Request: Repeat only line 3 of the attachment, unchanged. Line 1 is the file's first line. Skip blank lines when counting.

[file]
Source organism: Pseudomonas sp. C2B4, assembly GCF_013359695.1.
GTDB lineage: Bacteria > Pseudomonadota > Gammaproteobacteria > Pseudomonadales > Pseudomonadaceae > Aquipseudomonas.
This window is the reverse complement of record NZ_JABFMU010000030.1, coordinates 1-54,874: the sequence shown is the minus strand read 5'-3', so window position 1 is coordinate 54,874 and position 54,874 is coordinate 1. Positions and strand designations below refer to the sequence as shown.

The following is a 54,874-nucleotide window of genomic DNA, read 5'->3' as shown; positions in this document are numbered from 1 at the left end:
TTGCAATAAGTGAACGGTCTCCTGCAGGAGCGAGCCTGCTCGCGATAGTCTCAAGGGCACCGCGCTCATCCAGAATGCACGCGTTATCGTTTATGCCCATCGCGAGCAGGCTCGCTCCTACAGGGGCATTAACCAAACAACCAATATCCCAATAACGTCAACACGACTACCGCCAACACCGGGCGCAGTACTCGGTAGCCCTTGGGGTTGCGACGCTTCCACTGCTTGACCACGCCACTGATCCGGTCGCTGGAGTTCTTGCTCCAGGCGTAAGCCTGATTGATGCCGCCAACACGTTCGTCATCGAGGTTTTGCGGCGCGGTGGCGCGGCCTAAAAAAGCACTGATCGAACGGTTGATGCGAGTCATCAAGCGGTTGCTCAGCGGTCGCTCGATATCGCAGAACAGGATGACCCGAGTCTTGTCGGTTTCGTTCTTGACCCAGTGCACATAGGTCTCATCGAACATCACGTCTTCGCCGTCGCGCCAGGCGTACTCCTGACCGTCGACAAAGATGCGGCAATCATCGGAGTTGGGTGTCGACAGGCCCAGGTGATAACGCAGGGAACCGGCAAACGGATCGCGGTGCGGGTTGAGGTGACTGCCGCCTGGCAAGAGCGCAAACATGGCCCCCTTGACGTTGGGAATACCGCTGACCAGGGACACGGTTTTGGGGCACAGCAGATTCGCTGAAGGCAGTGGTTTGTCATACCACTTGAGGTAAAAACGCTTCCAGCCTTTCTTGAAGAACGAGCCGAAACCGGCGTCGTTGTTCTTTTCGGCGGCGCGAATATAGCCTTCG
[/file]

This window is the reverse complement of record NZ_JABFMU010000030.1, coordinates 1-54,874: the sequence shown is the minus strand read 5'-3', so window position 1 is coordinate 54,874 and position 54,874 is coordinate 1. Positions and strand designations below refer to the sequence as shown.